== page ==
Here in Le­banon, Place­mak­ing has much po­ten­tial. Fol­low­ing the Le­banese wars, pub­lic spa­ces that were dam­aged and deserted re­main, for the most part, ne­glected and mis­used to this day. Cities in Le­banon are a ge­og­ra­phy of in­no­va­tion. Beirut, for in­stance, fea­tures unique ur­ban traits that in­clude di­verse re­li­gious, po­lit­i­cal and cul­tural com­mu­ni­ties, an over­all lack of pub­lic space, a lack of ba­sic ur­ban func­tional in­fra­struc­ture and large in­fluxes of refugees and mi­grants. It has the right specs for cre­at­ing qual­ity pub­lic spa­ces that nur­ture cre­ativ­ity and in­no­va­tion.

By en­gag­ing in a Place­mak­ing process in such ad hoc cities as Beirut, we can, in prac­tice, max­i­mize our shared val­ues, through com­mu­nity-based par­tic­i­pa­tion, and strengthen the con­nec­tion be­tween peo­ple and the

Place­mak­ing is an ur­ban plan­ning move­ment that sup­ports the de­vel­op­ment of lively and sus­tain­able mas­ter­plan­ning projects, such as real es­tate, re­sorts and com­pounds, by balanc­ing spe­cial­ized tech­ni­cal and fi­nan­cial com­po­nents with the art of cre­at­ing places that have a soul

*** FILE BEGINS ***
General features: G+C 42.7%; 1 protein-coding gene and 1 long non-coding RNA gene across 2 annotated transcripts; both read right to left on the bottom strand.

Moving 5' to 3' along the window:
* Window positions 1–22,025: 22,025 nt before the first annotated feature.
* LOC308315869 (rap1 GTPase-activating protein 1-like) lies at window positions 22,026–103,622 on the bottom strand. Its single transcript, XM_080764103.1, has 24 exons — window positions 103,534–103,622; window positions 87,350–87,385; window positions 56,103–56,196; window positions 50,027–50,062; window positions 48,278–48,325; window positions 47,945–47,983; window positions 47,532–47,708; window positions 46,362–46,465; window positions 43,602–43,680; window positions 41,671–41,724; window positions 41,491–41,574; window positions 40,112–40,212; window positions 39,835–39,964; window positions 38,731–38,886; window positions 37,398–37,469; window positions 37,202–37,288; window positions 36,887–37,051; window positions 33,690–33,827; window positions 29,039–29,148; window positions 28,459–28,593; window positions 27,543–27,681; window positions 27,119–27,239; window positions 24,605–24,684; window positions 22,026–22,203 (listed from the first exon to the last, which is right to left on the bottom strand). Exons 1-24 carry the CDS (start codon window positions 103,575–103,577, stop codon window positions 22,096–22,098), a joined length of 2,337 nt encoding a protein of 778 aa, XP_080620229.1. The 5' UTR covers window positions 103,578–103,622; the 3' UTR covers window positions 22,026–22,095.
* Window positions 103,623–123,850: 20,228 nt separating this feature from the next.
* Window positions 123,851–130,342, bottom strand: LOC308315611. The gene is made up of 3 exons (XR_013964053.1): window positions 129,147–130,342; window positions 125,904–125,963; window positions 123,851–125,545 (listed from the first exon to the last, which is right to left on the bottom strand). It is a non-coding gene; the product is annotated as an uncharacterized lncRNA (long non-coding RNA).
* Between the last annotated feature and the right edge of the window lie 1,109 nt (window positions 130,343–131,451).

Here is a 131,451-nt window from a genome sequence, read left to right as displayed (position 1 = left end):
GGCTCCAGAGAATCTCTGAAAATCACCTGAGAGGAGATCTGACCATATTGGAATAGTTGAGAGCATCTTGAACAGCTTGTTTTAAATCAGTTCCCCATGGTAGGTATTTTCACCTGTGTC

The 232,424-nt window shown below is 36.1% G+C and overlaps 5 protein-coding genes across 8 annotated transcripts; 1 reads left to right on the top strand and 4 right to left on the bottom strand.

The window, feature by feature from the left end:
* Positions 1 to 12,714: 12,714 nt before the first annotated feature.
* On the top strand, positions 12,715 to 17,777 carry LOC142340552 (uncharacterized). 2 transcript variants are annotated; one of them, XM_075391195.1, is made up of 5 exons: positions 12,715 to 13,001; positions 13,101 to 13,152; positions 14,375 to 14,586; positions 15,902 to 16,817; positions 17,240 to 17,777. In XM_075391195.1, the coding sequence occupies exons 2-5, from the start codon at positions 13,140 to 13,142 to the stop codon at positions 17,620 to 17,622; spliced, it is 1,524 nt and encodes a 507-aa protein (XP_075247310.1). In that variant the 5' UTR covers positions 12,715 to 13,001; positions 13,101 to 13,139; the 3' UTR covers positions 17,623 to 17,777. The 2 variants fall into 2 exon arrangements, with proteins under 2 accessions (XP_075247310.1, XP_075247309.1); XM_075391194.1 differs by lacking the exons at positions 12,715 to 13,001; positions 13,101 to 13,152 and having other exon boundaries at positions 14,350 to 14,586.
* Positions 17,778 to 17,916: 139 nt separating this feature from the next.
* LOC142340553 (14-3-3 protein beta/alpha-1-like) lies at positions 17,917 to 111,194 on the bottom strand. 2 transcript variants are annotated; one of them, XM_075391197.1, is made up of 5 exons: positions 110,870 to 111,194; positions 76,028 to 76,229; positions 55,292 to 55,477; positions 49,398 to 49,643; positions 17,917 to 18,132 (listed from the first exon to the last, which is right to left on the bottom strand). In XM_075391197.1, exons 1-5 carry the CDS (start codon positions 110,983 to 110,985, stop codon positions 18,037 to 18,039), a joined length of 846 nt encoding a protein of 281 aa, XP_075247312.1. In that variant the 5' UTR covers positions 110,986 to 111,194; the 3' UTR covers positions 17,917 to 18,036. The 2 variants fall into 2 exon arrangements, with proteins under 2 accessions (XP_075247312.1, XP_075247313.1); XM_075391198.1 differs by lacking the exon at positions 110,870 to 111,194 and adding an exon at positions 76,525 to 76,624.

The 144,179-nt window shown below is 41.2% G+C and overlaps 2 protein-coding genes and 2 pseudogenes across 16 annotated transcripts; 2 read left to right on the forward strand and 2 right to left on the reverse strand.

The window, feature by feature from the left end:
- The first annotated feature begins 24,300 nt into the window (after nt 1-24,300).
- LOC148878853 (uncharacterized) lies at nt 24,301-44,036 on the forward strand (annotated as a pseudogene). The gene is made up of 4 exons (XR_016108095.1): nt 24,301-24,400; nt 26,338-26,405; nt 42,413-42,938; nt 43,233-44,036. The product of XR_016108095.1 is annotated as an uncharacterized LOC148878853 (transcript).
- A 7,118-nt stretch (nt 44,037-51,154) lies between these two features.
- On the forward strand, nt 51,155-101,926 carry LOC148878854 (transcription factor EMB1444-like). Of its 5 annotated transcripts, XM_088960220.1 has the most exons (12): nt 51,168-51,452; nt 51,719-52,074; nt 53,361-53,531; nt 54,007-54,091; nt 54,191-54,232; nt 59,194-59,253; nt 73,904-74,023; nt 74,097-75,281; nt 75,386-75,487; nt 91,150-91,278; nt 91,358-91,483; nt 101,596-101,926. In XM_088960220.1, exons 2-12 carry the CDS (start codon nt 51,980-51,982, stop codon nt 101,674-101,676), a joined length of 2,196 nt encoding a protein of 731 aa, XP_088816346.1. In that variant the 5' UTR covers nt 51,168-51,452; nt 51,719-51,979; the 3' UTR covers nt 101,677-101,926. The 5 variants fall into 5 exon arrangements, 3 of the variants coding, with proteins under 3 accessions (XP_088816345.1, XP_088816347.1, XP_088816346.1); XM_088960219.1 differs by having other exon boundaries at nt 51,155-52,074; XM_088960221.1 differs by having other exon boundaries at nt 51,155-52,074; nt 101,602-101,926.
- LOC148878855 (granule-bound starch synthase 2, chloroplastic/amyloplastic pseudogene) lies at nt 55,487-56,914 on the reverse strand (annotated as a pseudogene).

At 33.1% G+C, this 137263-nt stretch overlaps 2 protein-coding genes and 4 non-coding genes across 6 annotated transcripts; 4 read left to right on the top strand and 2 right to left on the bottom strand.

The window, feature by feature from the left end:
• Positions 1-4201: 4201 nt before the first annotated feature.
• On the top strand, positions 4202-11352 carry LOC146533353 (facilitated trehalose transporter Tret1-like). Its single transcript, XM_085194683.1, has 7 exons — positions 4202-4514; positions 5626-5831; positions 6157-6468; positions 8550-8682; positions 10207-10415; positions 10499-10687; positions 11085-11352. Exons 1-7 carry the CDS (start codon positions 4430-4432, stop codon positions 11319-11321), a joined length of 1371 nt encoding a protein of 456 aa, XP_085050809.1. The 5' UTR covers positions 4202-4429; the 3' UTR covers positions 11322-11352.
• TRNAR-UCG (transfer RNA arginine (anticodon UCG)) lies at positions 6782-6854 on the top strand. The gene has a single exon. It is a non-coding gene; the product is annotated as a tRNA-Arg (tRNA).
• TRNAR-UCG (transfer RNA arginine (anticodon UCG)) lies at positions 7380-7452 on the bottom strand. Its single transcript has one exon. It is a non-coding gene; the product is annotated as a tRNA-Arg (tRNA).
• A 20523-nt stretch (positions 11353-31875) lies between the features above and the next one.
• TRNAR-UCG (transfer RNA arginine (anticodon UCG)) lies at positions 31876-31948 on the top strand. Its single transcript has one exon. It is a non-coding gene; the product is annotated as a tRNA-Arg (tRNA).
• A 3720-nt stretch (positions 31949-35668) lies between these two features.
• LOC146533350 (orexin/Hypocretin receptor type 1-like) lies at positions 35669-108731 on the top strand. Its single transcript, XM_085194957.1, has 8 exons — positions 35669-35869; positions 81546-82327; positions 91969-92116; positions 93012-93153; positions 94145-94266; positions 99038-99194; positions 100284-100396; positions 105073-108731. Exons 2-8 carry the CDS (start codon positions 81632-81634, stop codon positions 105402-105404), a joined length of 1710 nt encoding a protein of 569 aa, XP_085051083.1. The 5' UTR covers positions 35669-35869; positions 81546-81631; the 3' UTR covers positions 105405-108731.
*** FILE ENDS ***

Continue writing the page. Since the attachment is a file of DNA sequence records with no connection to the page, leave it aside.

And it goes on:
space they all share to­gether. The re­sult will be the cre­ation of qual­ity pub­lic spa­ces, re-in­vented to see anew the po­ten­tial of small gar­dens, down­towns, wa­ter­fronts, squares, neigh­bor­hoods, streets, mar­kets, cam­puses and pub­lic build­ings, among others.

The process should start by of­fer­ing guide­lines to help: fun­nel di­verse opin­ions

into a co­he­sive vi­sion; trans­late that vi­sion into a plan and de­vel­op­ment pro­gram; and en­sure its im­ple­men­ta­tion.

Here are some of the rec­om­men­da­tions to help achieve these ob­jec­tives suc­cess­fully:

1. In­volve the com­mu­nity